Lecture 7 - Free Will, Determinism, Choice and Moral Responsibility


Ordinarily, we tend to think of our actions as freely chosen: we believe in free will. But if we get philosophical for a second, we have to start asking obvious questions, like what does that mean? What does it mean for something to be a choice? What does it mean for an action to be free? If all of nature is determined by physical law, and we are a part of nature, doesn't it follow that maybe our actions are just as determined, even though we may not always be aware of the causes antecedent to our actions? Hey, if we are indeed determined, how can the concept of moral responsibility make sense? Why praise or condemn someone for actions over which he has no real control? Can we make the choice to believe in free will?

In today's lecture, Professor Millican delves into these and other related questions, starting with the classic demarcation between libertarianism (not the political kind), determinism and compatibilism. As you'll see, the debate is just as alive, interesting and perplexing as ever...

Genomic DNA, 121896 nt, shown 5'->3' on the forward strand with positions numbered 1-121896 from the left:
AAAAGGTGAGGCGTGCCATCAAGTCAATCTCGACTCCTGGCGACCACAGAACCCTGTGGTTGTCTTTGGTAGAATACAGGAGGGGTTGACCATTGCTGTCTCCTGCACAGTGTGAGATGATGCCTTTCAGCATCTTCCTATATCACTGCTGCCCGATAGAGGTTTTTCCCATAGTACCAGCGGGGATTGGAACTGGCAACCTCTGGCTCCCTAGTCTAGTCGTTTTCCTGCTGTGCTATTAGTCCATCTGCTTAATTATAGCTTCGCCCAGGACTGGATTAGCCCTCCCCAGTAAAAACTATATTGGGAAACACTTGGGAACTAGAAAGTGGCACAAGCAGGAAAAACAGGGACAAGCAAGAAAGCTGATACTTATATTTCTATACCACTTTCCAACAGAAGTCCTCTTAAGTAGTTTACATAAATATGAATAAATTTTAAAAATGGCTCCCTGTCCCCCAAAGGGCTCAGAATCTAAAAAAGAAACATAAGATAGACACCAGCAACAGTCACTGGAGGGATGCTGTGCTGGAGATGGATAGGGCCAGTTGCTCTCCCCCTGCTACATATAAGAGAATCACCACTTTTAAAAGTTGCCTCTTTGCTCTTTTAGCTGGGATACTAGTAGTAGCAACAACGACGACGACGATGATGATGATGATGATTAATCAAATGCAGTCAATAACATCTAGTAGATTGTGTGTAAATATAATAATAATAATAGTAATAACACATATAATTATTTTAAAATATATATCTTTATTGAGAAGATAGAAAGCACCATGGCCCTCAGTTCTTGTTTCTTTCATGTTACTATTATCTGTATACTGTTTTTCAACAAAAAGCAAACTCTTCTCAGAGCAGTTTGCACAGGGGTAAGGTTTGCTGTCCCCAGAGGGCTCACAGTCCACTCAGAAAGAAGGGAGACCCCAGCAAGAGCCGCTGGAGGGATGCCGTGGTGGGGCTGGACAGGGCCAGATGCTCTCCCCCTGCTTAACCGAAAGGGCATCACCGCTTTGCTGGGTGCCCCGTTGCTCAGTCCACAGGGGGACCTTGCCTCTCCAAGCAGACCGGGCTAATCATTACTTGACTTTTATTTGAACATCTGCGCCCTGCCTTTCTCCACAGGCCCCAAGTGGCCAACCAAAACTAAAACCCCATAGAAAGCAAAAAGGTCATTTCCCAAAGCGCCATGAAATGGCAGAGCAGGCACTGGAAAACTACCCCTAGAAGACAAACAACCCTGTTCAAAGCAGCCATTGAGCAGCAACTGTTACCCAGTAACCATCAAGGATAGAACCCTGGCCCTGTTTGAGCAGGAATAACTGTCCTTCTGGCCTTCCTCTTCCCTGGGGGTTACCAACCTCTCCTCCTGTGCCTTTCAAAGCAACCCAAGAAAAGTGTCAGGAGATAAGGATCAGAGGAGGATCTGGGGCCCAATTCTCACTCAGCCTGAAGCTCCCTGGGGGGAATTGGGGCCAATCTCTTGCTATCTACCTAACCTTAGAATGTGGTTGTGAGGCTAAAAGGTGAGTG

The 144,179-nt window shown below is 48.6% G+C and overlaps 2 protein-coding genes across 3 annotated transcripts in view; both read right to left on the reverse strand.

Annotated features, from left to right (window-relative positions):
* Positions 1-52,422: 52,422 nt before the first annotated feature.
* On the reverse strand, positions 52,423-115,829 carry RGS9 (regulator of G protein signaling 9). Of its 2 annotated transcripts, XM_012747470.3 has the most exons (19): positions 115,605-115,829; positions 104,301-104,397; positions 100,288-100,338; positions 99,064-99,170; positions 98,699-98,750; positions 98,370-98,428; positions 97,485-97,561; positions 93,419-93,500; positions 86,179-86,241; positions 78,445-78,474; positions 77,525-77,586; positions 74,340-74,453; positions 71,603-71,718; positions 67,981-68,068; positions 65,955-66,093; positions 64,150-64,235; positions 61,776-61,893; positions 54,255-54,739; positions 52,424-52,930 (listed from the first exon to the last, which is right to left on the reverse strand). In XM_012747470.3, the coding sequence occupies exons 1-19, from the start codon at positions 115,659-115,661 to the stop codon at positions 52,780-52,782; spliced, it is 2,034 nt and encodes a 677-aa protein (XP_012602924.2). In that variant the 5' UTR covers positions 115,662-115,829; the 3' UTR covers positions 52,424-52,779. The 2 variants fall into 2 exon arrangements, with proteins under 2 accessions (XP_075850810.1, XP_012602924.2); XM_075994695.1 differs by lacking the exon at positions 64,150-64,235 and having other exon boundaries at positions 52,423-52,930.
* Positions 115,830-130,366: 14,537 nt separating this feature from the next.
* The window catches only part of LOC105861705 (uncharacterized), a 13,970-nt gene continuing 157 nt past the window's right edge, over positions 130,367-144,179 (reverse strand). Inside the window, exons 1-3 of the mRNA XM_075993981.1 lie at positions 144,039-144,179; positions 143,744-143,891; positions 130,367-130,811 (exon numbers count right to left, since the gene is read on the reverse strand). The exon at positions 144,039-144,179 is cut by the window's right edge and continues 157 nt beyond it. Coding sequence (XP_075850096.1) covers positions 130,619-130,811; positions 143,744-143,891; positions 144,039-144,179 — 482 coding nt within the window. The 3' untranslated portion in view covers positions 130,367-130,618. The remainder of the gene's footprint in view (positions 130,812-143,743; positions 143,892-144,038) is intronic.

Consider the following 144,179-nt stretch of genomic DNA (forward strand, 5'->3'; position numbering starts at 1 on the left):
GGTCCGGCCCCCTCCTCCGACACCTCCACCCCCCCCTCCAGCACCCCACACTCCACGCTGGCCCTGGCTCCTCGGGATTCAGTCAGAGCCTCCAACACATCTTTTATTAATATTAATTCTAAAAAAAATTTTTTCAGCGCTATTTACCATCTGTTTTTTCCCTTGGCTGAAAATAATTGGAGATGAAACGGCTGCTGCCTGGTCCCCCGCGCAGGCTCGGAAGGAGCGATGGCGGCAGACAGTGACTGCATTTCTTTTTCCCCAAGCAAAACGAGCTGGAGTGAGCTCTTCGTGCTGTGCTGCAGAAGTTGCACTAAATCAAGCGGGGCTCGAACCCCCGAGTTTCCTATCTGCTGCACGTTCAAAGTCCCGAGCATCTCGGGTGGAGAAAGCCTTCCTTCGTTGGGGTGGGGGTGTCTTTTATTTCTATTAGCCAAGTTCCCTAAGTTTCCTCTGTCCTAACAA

Click here to see the course slides

My own leaning is toward the deterministic side of things (at least compatibilism and libertarianism make no sense to me at all), and even though that seems to rob us of our ability to make free choices, I think the upshot is that it also stops us from jumping to the all-quick conclusion that someone is to blame whenever things don't work out in the fashion we might have anticipated.

I find that as a determinist, I am more forgiving and empathetic than I would be if I just assumed that bad actions are always the result of someone's fault. Before pointing fingers, I think it's usually a good and healthy idea (to wonder at least) to what extent circumstances, and not a person, are to blame...
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